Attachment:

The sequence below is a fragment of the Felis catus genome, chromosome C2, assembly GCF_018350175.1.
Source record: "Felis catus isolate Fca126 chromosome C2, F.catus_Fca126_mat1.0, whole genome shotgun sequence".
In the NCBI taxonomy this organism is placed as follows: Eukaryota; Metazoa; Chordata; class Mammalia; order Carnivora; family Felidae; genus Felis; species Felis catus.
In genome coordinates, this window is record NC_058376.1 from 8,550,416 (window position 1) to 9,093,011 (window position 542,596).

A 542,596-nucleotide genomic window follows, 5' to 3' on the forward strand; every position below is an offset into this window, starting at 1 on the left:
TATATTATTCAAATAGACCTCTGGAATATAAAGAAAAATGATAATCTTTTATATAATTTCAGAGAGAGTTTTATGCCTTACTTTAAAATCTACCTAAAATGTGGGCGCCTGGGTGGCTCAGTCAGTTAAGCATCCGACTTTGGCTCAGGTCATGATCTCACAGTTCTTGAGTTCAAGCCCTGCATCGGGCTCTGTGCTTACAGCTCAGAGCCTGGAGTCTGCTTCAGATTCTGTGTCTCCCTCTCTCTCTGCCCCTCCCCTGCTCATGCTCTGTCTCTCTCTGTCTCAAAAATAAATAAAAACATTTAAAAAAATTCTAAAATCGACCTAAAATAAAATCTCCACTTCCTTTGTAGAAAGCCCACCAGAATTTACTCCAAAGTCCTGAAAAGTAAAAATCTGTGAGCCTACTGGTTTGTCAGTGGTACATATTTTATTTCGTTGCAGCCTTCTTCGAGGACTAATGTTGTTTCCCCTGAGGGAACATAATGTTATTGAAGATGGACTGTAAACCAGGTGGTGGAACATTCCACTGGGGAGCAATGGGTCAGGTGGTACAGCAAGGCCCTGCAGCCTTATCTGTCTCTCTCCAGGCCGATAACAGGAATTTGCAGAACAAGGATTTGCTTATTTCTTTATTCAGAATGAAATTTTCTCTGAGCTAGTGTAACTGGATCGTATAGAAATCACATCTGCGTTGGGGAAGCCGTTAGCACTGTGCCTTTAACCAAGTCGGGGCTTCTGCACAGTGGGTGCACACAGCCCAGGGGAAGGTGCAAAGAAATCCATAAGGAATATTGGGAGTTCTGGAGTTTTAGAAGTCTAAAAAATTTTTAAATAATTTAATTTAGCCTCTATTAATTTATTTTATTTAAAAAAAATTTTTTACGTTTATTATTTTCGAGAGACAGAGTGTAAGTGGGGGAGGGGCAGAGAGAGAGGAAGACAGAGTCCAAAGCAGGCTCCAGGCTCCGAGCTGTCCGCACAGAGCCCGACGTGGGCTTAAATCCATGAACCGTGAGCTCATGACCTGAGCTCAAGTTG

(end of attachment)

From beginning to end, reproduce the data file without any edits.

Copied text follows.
The sequence below is a fragment of the Felis catus genome, chromosome C2, assembly GCF_018350175.1.
Source record: "Felis catus isolate Fca126 chromosome C2, F.catus_Fca126_mat1.0, whole genome shotgun sequence".
In the NCBI taxonomy this organism is placed as follows: Eukaryota; Metazoa; Chordata; class Mammalia; order Carnivora; family Felidae; genus Felis; species Felis catus.
In genome coordinates, this window is record NC_058376.1 from 8,550,416 (window position 1) to 9,093,011 (window position 542,596).

A 542,596-nucleotide genomic window follows, 5' to 3' on the forward strand; every position below is an offset into this window, starting at 1 on the left:
TATATTATTCAAATAGACCTCTGGAATATAAAGAAAAATGATAATCTTTTATATAATTTCAGAGAGAGTTTTATGCCTTACTTTAAAATCTACCTAAAATGTGGGCGCCTGGGTGGCTCAGTCAGTTAAGCATCCGACTTTGGCTCAGGTCATGATCTCACAGTTCTTGAGTTCAAGCCCTGCATCGGGCTCTGTGCTTACAGCTCAGAGCCTGGAGTCTGCTTCAGATTCTGTGTCTCCCTCTCTCTCTGCCCCTCCCCTGCTCATGCTCTGTCTCTCTCTGTCTCAAAAATAAATAAAAACATTTAAAAAAATTCTAAAATCGACCTAAAATAAAATCTCCACTTCCTTTGTAGAAAGCCCACCAGAATTTACTCCAAAGTCCTGAAAAGTAAAAATCTGTGAGCCTACTGGTTTGTCAGTGGTACATATTTTATTTCGTTGCAGCCTTCTTCGAGGACTAATGTTGTTTCCCCTGAGGGAACATAATGTTATTGAAGATGGACTGTAAACCAGGTGGTGGAACATTCCACTGGGGAGCAATGGGTCAGGTGGTACAGCAAGGCCCTGCAGCCTTATCTGTCTCTCTCCAGGCCGATAACAGGAATTTGCAGAACAAGGATTTGCTTATTTCTTTATTCAGAATGAAATTTTCTCTGAGCTAGTGTAACTGGATCGTATAGAAATCACATCTGCGTTGGGGAAGCCGTTAGCACTGTGCCTTTAACCAAGTCGGGGCTTCTGCACAGTGGGTGCACACAGCCCAGGGGAAGGTGCAAAGAAATCCATAAGGAATATTGGGAGTTCTGGAGTTTTAGAAGTCTAAAAAATTTTTAAATAATTTAATTTAGCCTCTATTAATTTATTTTATTTAAAAAAAATTTTTTACGTTTATTATTTTCGAGAGACAGAGTGTAAGTGGGGGAGGGGCAGAGAGAGAGGAAGACAGAGTCCAAAGCAGGCTCCAGGCTCCGAGCTGTCCGCACAGAGCCCGACGTGGGCTTAAATCCATGAACCGTGAGCTCATGACCTGAGCTCAAGTTG